Tuesday, September 06, 2022

The Tarantula Nebula (MIRI Image) | James Webb Space Telescope

The Tarantula Nebula (MIRI Image) | James Webb Space Telescope

At the longer wavelengths of light captured by its Mid-Infrared Instrument (MIRI), Webb focuses on the area surrounding the central star cluster and unveils a very different view of the Tarantula Nebula. In this light, the young hot stars of the cluster fade in brilliance, and glowing gas and dust come forward. Abundant hydrocarbons light up the surfaces of the dust clouds, shown in blue and purple. Much of the nebula takes on a more ghostly, diffuse appearance because mid-infrared light is able to show more of what is happening deeper inside the clouds. Still-embedded protostars pop into view within their dusty cocoons, including a bright group at the very top edge of the image, left of center.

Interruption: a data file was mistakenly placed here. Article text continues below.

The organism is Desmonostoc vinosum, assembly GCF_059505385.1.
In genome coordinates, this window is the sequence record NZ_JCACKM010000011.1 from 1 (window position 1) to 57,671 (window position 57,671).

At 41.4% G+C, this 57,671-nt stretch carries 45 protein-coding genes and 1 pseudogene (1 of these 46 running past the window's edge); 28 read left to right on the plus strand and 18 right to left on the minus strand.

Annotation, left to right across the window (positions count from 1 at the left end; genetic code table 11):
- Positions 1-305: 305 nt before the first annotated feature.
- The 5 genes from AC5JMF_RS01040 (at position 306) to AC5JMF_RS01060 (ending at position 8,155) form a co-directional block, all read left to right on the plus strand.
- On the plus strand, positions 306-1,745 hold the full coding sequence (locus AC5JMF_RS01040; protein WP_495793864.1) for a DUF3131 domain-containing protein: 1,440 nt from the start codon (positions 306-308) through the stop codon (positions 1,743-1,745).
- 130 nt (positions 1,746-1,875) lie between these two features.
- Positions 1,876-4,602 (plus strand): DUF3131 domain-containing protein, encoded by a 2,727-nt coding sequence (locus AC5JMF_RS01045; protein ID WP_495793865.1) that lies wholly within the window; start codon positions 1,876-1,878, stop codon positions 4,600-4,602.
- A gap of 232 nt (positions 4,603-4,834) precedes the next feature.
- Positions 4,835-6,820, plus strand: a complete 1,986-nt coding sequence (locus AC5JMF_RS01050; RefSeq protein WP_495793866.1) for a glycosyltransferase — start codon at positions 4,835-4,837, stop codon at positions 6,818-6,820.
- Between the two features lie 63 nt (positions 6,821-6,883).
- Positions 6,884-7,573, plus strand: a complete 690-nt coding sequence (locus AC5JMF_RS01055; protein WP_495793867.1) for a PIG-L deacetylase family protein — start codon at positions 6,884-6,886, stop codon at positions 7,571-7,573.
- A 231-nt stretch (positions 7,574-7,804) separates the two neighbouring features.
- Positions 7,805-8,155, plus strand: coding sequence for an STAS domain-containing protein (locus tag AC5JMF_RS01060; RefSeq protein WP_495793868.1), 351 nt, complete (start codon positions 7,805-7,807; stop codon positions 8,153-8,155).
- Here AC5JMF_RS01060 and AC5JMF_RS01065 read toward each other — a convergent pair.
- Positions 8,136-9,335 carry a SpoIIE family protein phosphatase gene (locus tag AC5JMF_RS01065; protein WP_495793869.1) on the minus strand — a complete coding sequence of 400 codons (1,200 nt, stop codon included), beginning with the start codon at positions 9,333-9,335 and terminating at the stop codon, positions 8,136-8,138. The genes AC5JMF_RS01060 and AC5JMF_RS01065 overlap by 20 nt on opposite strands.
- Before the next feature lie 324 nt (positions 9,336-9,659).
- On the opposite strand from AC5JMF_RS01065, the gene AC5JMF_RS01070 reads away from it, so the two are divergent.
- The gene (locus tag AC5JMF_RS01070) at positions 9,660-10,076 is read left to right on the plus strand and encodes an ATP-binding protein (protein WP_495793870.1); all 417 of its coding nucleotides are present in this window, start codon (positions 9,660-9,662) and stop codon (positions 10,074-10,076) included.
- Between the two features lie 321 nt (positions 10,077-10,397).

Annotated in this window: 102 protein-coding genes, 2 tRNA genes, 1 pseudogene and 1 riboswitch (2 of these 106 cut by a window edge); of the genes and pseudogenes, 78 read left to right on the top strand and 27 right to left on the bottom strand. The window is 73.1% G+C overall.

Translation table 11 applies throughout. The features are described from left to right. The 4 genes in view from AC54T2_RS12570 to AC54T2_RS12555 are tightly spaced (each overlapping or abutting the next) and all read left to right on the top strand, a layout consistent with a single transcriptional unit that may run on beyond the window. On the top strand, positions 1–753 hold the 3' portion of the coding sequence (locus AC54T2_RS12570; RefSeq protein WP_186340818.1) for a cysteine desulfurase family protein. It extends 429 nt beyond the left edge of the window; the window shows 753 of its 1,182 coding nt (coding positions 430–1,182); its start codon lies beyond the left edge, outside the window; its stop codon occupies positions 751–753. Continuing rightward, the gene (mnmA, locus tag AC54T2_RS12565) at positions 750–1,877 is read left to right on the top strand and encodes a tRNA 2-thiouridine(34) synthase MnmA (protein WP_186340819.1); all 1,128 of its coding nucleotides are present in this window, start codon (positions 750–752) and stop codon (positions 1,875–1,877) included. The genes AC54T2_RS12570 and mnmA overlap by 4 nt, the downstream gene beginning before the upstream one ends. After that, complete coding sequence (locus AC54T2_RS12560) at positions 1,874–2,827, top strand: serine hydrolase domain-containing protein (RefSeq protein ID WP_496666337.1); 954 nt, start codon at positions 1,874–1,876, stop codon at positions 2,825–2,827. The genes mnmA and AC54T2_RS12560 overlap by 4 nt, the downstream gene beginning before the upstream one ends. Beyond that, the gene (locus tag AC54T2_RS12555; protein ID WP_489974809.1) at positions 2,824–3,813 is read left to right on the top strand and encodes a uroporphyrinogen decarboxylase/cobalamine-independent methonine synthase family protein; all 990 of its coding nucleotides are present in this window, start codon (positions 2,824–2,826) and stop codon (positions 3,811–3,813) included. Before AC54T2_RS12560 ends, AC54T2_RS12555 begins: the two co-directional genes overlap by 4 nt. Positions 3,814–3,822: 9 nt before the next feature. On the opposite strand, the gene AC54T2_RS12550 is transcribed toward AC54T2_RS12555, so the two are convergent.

Other areas appear dark, like in the lower-right corner of the image. This indicates the densest areas of dust in the nebula, that even mid-infrared wavelengths cannot penetrate. These could be the sites of future, or current, star formation.

MIRI was contributed by the European Space Agency (ESA) and NASA, with the instrument designed and built by a consortium of nationally funded European Institutes (The MIRI European Consortium) in partnership with the Jet Propulsion Laboratory (JPL) and the University of Arizona.

Credit: NASA, European Space Agency (ESA), Canadian Space Agency (CSA) and Space Telescope Science Institute (STScI)

Release Date: September 6, 2022

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